3. R01 Grant Preparation: I will be expected to submit a R01 grant application during my 3rd year of the award, at the earliest, giving me 3 years to prepare the application. As such there is no time sensitive work that needs to be accomplished immediately. Even so, my approach has been to do copious amounts of reading including current literature and attend online seminars and presentations to formulate and flesh out new grant ideas.  Pre-covid19, I would be inclined to attend more conferences in person and talk to resident experts and explore opportunities for future collaborations. This would also be in conjunction with doing proof of concept experiments to gather preliminary data for grant applications. With Covid-19, these activities are on hold. But there is still time and I don’t necessarily feel the pressure to try and force the issue. At this time, I am mostly engaged in lot of reading and thought experiments. Current Risk Level: Mild.
  4. Manuscript Publications: The pre-Covid19 plan was to design and conduct experiments, process and analyze data, present results at conferences and publish findings in peer reviewed journals. Rinse and Repeat. With Covid-19 the inability to conduct experiments has put a damper on this process. Thankfully, there are projects in the pipeline where data was already collected, and I was in the various stages of data processing and analysis, or manuscript preparation and revision. These tasks can still continue, and I have been busy on this front. I am hoping by the time these projects are completed and the findings published, the university and the labs will open up for normal function and I will be able to restart experiments on new projects and repopulate my projects pipeline for the future. Current Risk Level: Mild
  5. Tenure Track Faculty Job Search: Professional networking is a never-ending process. Typically, you meet people at scientific conferences and/or put the word out through your professional networking channels that you are looking for a faculty position in the near future. The best time to look for a job is when you already are employed. Even so, finding the right opportunity is a matter of timing and serendipity. Thankfully, I have couple of years to find a TT faculty position. The COVID-19 pandemic has slowed down the professional networking process. Even so, I have used this time to refresh my social media presence and activated a passive job search process. In addition, my mentors are aware of the tentative timeline and are putting out feelers on my behalf. My role at this point is to stay prepared so that when the opportunity does arrive, I will be ready.  Current Risk Level: Mild.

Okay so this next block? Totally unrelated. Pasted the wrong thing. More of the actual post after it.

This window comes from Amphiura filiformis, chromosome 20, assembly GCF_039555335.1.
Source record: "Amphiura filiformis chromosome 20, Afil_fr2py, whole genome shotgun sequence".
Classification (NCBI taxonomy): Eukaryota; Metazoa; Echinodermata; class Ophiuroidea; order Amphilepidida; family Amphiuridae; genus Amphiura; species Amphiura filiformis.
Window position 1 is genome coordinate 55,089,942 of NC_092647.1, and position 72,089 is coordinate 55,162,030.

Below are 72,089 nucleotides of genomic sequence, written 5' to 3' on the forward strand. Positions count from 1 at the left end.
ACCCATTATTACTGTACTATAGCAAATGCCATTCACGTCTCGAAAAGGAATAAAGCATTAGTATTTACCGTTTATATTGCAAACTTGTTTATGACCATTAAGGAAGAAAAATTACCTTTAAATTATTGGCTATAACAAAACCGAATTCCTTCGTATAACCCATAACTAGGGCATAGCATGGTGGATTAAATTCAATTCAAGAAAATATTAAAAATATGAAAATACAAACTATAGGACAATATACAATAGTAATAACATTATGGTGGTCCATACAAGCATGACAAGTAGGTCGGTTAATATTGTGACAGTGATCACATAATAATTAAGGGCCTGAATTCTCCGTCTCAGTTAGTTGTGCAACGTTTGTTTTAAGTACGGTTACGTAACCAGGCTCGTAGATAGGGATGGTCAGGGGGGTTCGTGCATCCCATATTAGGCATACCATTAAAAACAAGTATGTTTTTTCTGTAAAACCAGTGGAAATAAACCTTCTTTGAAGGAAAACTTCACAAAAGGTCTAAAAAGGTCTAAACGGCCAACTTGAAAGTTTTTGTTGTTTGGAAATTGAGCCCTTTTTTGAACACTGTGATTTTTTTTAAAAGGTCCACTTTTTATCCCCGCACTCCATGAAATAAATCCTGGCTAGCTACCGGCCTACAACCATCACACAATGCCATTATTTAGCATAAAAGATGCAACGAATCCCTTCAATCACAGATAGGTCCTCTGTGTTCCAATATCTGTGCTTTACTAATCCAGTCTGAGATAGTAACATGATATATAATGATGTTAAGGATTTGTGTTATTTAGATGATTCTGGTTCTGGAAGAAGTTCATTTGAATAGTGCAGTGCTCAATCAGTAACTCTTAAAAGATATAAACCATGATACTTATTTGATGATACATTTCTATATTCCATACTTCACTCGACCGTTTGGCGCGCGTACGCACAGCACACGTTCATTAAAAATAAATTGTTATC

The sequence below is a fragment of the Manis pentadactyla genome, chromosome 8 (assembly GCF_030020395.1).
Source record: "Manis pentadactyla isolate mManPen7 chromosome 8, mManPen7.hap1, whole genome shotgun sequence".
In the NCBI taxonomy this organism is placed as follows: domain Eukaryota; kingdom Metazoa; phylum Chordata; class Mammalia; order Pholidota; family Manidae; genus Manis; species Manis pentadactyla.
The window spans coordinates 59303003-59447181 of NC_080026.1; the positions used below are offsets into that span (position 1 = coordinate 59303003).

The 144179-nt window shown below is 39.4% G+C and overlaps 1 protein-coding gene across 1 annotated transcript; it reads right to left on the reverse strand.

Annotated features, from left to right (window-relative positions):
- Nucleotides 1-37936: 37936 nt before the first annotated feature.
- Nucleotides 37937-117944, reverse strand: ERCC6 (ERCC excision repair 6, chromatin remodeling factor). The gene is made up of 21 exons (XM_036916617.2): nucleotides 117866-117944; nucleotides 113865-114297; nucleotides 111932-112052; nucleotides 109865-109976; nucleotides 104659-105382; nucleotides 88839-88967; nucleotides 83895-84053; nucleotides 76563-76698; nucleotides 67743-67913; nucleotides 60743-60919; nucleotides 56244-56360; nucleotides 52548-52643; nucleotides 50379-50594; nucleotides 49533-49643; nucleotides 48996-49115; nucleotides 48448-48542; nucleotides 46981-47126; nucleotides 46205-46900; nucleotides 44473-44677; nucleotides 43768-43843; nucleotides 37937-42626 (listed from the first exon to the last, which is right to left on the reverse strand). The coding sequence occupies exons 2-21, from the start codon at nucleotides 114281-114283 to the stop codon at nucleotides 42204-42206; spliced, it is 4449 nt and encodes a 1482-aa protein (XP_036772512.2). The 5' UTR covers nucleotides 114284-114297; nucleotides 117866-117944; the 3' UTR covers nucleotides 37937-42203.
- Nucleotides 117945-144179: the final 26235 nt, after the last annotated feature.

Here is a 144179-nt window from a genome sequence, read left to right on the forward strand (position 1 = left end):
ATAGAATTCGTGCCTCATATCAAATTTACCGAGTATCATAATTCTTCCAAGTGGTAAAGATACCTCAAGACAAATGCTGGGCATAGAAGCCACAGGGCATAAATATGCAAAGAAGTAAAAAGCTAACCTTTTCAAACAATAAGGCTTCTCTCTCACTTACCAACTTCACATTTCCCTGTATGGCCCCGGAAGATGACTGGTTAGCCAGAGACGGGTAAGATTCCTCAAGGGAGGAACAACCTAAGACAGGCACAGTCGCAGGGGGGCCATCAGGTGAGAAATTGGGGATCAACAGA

At the end of the day, these plans are not set in stone. I will continually tweak them as needed until I get the expected results. The concept is similar to an airline pilot responsible for flying from one location to another. The pilot sets the initial destination coordinates and takes off. But during the flight, he/she makes continual course corrections to account for wind, turbulence, and storm patterns and eventually lands the plane safely at its destination. I intend to do the same :).